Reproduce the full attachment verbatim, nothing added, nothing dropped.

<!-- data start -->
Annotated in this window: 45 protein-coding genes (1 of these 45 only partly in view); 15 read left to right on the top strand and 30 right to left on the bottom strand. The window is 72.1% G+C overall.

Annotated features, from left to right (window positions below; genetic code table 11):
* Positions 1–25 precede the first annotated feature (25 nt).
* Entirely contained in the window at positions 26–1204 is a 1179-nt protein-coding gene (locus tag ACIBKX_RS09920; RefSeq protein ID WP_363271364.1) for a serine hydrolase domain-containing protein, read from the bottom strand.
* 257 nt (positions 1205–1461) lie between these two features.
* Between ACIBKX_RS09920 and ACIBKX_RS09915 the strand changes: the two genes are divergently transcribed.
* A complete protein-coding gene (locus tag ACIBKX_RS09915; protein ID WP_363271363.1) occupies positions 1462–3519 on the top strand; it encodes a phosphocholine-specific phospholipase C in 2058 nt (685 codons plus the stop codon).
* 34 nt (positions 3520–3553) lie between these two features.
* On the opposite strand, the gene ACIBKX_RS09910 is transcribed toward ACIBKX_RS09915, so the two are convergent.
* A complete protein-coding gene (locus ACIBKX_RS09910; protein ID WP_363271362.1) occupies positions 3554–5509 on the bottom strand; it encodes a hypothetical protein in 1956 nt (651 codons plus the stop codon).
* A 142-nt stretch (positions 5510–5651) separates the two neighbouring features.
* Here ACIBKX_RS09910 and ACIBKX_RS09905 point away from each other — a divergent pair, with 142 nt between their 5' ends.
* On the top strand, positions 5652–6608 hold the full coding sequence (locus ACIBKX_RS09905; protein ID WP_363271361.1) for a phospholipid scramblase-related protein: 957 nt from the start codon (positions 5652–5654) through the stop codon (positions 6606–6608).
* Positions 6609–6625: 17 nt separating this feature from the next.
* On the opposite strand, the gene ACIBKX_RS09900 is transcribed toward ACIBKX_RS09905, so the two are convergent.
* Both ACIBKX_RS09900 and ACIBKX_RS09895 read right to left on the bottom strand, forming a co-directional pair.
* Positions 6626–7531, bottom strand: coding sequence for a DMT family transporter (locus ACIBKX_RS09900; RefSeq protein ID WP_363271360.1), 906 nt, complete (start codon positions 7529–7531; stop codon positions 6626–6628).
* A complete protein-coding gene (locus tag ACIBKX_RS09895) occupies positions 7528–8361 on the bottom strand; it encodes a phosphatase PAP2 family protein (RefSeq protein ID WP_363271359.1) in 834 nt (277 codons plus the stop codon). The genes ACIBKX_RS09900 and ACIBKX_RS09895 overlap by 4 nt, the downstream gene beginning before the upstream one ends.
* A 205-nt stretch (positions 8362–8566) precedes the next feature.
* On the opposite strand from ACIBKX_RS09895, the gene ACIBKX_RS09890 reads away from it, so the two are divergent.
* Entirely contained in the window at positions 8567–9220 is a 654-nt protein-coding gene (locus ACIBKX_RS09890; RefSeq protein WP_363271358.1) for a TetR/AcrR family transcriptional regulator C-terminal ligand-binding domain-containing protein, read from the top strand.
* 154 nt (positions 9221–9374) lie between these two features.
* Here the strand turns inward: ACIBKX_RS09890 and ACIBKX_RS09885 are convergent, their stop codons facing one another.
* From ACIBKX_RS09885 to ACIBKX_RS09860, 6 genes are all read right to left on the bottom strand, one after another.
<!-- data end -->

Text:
Annotated in this window: 45 protein-coding genes (1 of these 45 only partly in view); 15 read left to right on the top strand and 30 right to left on the bottom strand. The window is 72.1% G+C overall.

Annotated features, from left to right (window positions below; genetic code table 11):
* Positions 1–25 precede the first annotated feature (25 nt).
* Entirely contained in the window at positions 26–1204 is a 1179-nt protein-coding gene (locus tag ACIBKX_RS09920; RefSeq protein ID WP_363271364.1) for a serine hydrolase domain-containing protein, read from the bottom strand.
* 257 nt (positions 1205–1461) lie between these two features.
* Between ACIBKX_RS09920 and ACIBKX_RS09915 the strand changes: the two genes are divergently transcribed.
* A complete protein-coding gene (locus tag ACIBKX_RS09915; protein ID WP_363271363.1) occupies positions 1462–3519 on the top strand; it encodes a phosphocholine-specific phospholipase C in 2058 nt (685 codons plus the stop codon).
* 34 nt (positions 3520–3553) lie between these two features.
* On the opposite strand, the gene ACIBKX_RS09910 is transcribed toward ACIBKX_RS09915, so the two are convergent.
* A complete protein-coding gene (locus ACIBKX_RS09910; protein ID WP_363271362.1) occupies positions 3554–5509 on the bottom strand; it encodes a hypothetical protein in 1956 nt (651 codons plus the stop codon).
* A 142-nt stretch (positions 5510–5651) separates the two neighbouring features.
* Here ACIBKX_RS09910 and ACIBKX_RS09905 point away from each other — a divergent pair, with 142 nt between their 5' ends.
* On the top strand, positions 5652–6608 hold the full coding sequence (locus ACIBKX_RS09905; protein ID WP_363271361.1) for a phospholipid scramblase-related protein: 957 nt from the start codon (positions 5652–5654) through the stop codon (positions 6606–6608).
* Positions 6609–6625: 17 nt separating this feature from the next.
* On the opposite strand, the gene ACIBKX_RS09900 is transcribed toward ACIBKX_RS09905, so the two are convergent.
* Both ACIBKX_RS09900 and ACIBKX_RS09895 read right to left on the bottom strand, forming a co-directional pair.
* Positions 6626–7531, bottom strand: coding sequence for a DMT family transporter (locus ACIBKX_RS09900; RefSeq protein ID WP_363271360.1), 906 nt, complete (start codon positions 7529–7531; stop codon positions 6626–6628).
* A complete protein-coding gene (locus tag ACIBKX_RS09895) occupies positions 7528–8361 on the bottom strand; it encodes a phosphatase PAP2 family protein (RefSeq protein ID WP_363271359.1) in 834 nt (277 codons plus the stop codon). The genes ACIBKX_RS09900 and ACIBKX_RS09895 overlap by 4 nt, the downstream gene beginning before the upstream one ends.
* A 205-nt stretch (positions 8362–8566) precedes the next feature.
* On the opposite strand from ACIBKX_RS09895, the gene ACIBKX_RS09890 reads away from it, so the two are divergent.
* Entirely contained in the window at positions 8567–9220 is a 654-nt protein-coding gene (locus ACIBKX_RS09890; RefSeq protein WP_363271358.1) for a TetR/AcrR family transcriptional regulator C-terminal ligand-binding domain-containing protein, read from the top strand.
* 154 nt (positions 9221–9374) lie between these two features.
* Here the strand turns inward: ACIBKX_RS09890 and ACIBKX_RS09885 are convergent, their stop codons facing one another.
* From ACIBKX_RS09885 to ACIBKX_RS09860, 6 genes are all read right to left on the bottom strand, one after another.